Discussions around the possibility for the country or corporations to use personal data in bad faith are also groundless. Modern technologies deanonymize data without problems, which means it is possible to identify any person with only a few parameters. Possessing data is an endless temptation to gain limitless control. And it doesn’t matter who the ultimate beneficiary is – conditional China or conditional Google.
Distributed registry technologies (including blockchain) appear to be a universal solution, although recently, due to “rubbing” in the technological and public field, blockchain has been somewhat discredited. Technology allows to satisfy the interests of the maximum number of market participants without alienating the right of ownership of information from a particular person and leaving behind the decision of how open and public their personal data should be. Everyone will be able to decide with whom he is ready to cooperate and to whom to what extent to give access to his data. Cryptographic encryption guarantees their protection, and the architecture of data registers will ensure their transparent use.
For example, consumers selling information about themselves on platforms using such technologies receive a reward in the form of tokens acting as a digital substitute for securities. Tokens are both the internal currency of the system and ensure its security, and the user can exchange them for traditional money.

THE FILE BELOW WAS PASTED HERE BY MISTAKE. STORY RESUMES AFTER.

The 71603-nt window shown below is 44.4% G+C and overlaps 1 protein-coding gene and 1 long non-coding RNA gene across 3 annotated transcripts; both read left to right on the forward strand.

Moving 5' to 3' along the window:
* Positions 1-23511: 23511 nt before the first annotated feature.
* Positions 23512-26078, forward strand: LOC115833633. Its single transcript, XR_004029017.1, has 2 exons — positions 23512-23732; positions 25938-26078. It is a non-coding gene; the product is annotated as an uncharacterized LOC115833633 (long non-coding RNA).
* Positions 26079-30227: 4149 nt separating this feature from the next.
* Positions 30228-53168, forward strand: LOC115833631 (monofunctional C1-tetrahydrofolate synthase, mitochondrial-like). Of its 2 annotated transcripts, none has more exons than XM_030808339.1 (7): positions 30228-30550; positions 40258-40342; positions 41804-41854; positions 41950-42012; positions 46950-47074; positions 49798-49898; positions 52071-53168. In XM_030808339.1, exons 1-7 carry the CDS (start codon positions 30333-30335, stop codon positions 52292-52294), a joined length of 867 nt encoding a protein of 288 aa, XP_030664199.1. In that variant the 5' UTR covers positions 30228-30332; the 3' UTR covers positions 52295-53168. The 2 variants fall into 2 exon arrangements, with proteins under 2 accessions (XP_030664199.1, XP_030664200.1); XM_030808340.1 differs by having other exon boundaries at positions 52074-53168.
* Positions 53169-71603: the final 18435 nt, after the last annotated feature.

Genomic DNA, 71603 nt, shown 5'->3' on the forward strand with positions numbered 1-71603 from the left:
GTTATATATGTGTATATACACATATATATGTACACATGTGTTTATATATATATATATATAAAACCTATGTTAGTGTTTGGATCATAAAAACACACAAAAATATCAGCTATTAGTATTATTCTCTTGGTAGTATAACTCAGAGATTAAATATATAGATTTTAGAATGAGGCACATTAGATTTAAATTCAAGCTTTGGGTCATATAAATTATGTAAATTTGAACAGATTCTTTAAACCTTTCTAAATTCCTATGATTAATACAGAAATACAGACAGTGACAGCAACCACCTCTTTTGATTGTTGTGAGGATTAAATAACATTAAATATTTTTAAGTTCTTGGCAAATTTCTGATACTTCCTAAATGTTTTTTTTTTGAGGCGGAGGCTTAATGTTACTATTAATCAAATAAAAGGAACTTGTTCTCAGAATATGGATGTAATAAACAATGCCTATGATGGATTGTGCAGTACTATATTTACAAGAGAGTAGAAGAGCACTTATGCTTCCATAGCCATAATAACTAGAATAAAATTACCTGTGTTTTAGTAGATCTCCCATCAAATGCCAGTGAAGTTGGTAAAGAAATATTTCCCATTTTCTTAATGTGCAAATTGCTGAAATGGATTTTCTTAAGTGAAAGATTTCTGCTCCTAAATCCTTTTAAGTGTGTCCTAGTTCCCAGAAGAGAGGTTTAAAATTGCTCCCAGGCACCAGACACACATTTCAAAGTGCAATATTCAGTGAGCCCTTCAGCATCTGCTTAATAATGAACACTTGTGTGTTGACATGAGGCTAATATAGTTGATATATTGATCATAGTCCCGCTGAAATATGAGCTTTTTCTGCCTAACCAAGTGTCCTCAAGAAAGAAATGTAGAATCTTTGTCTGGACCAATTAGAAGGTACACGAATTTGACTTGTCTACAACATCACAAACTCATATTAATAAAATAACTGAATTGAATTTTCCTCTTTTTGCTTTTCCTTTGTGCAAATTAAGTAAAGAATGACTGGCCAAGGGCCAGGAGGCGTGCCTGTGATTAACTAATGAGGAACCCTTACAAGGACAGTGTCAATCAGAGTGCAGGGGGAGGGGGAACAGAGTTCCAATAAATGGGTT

Which Technologies To Apply?
Distributed Ledger Technology (DLT) enables relatively safe integration with other technologies – the Internet of Things and artificial intelligence. When, subject to user consent, product and service providers can see the disclosure of the user’s request.
The prospects of these technologies are recognized both by giants of the IT industry (Microsoft, Accenture, IBM, etc.) and local players who solve specific consumer problems. For example, the storage of medical data (Medicalchain), the storage of identity documents (SecureKey, Civic), the creation of personal identifiers (Sovrin Foundation). The state technologies of the distributed register will allow avoiding problems with personal data owners, but at the same time, standardize digital documents and significantly speed up all documentary processes. At the same time, it will fully perform its function as a regulator. Corporations will be able to request and buy reliable data from users for specific tasks, which will significantly reduce the cost of verifying, processing, and storing large amounts of information.
Of course, this scenario also has its own problems and risks. Neither society, nor the state, nor business, because of their inertia, are ready for breakthrough technologies, especially in socially important spheres. The simplest ways are not always the most successful and safe. The implementation of this scenario depends on the projects based on this technology themselves, as well as on the support of foundations and other investors. However, if such a scenario is implemented, the data market will be able to become more transparent and secure, and data owners will be able to make responsible and relevant decisions.